I'm guessing/hoping that the uptempo tracks are on the full album. I don't mind YG using this tactic as a means of upping their physical sales, but the mini-album version of the album should be cohesive on its own - and that doesn't mean everything has to be ballads. First Love / Part I is slow and it drags on - 3/5 songs seem a full minute longer than they need to be. Overall, I find it just as dull as the minis released by Hayi's fellow K-Pop Star alumni last year, so I'm hoping that the full album brings us the energy that "1, 2, 3, 4" showed us Hayi was capable of.
*The songs linked in that paragraph are essentially what I used to bump on my big sister's stereo in middle school. Totally making a Spotify playlist of these.
Monday, October 29, 2012
So, clearly, I suck at keeping this blog updated. Many apologies. Working on a plan for more regular updates.
Ever since the T-ara fiasco hit this summer, I've been thinking about k-pop's "bad girls" and how the Korean media and populace treats female celebrities that don't fit the sweet, inobtrusive images we expect from them. This post is a mishmash of all my thoughts and related on the issue, so bear with me if it isn't very coherent, and please, share thoughts, corrections, disagreements in the comments section. Part II will look at Seungri of Big Bang's situation in comparison, and the cultural context surrounding all these scandals that may/may not have been addressed yet.
I generally refrained from commenting on the whole T-ara debacle, because I feel like there wasn't enough information for me to make any judgements either way. Save for the very obvious fact that CCM doesn't know how to run an idol group without running them into the ground, all I could surmise was that Hwayoung, as the maknae and newbie, bore the brunt of the stress that the CCM CEO placed on all of T-ara, which was clear from his statements the beginning of the year publicly shaming his main moneymakers by saying they weren't working hard enough - despite them hitting a career sales high at the time with "Roly Poly". The netizen backlash is still going strong months after evidence of bullying in the group first surfaced - Hyomin has recently been outed as a former member of a group of high school delinquents who were involved in "sex parties", for example - and they just won't let it go. It seems that Korea has a real issue issue with girls behaving badly.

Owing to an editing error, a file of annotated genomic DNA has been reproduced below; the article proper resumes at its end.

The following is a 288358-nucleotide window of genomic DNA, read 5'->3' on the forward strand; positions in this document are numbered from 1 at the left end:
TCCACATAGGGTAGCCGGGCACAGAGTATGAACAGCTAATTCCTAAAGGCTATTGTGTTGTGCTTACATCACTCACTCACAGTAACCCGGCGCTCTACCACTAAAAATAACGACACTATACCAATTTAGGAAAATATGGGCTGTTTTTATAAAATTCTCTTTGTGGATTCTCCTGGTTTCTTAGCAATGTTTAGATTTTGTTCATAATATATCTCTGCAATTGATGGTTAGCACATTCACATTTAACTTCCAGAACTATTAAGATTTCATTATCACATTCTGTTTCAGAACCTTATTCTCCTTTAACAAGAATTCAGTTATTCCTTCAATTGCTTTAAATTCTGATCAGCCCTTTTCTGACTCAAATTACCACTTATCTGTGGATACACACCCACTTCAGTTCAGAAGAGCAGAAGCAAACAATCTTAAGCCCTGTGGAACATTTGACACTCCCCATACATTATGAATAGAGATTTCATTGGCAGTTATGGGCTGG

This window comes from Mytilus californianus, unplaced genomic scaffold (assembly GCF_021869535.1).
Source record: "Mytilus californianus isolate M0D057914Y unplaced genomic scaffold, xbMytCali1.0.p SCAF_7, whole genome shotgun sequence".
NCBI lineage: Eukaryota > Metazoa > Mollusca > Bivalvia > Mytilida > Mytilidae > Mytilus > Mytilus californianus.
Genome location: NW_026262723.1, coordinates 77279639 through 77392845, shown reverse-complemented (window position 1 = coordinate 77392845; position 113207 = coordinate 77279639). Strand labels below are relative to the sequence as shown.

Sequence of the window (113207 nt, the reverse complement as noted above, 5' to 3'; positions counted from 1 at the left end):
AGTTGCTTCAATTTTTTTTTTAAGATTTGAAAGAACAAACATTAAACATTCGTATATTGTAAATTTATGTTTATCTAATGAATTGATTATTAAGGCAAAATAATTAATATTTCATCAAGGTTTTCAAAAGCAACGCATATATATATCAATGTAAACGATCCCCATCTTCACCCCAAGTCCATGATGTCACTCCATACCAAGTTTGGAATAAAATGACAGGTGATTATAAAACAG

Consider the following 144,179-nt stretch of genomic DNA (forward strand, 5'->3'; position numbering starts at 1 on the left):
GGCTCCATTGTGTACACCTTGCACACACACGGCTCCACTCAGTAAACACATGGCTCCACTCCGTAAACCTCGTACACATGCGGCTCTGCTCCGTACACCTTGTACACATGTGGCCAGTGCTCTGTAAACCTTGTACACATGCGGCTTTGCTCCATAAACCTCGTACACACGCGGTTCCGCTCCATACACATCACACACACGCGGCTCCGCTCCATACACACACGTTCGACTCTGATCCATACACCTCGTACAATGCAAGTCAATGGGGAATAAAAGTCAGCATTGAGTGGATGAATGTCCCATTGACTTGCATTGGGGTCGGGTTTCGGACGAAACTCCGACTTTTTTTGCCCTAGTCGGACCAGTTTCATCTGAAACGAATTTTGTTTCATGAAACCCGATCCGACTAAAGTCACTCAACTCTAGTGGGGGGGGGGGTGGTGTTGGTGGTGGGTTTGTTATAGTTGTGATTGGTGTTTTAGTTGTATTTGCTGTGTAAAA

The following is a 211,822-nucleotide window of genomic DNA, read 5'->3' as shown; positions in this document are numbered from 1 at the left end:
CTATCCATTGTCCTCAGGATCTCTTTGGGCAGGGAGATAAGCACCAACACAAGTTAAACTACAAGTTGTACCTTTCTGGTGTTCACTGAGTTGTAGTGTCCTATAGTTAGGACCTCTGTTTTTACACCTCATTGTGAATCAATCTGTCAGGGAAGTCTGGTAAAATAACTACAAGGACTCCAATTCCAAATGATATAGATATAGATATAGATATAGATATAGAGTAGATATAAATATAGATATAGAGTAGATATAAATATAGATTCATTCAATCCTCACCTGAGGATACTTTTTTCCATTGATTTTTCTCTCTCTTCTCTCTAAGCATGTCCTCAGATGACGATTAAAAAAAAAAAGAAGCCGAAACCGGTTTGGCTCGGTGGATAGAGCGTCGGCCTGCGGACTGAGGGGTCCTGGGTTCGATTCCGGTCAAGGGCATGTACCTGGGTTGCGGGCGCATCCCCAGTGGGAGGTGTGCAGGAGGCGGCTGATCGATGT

The types of things that get idol girls in trouble with the web mob range from looking uninterested in a talk show and getting overly enthusiastic during a competitive game. While the first two may not seem that big of a deal to a lot of us - maybe annoying or mildly irritating, but not necessarily worth a public apology - these sorts of things can cause greater offense in South Korea, where the age and professional hierarchy of the entertainment industry, as well as general standards of public decorum, mean that public figures are held to higher standards. Unfortunately for women, they don't have the advantage of just drafting into the army and spending two years in repentance if the heat gets too much. They generally tend to apologize, and then, if it's really bad, lay low until the incident blows over. Han Ye-seul did that after ditching her drama in the middle of filming, but T-ara, surprisingly, has not. CCM may simply be ignoring how much damage netizens are prepared to do to their public image and the company's bottom line. But it's still an interesting stance to take, regardless of the motivations behind it - it almost demands that we "get over it".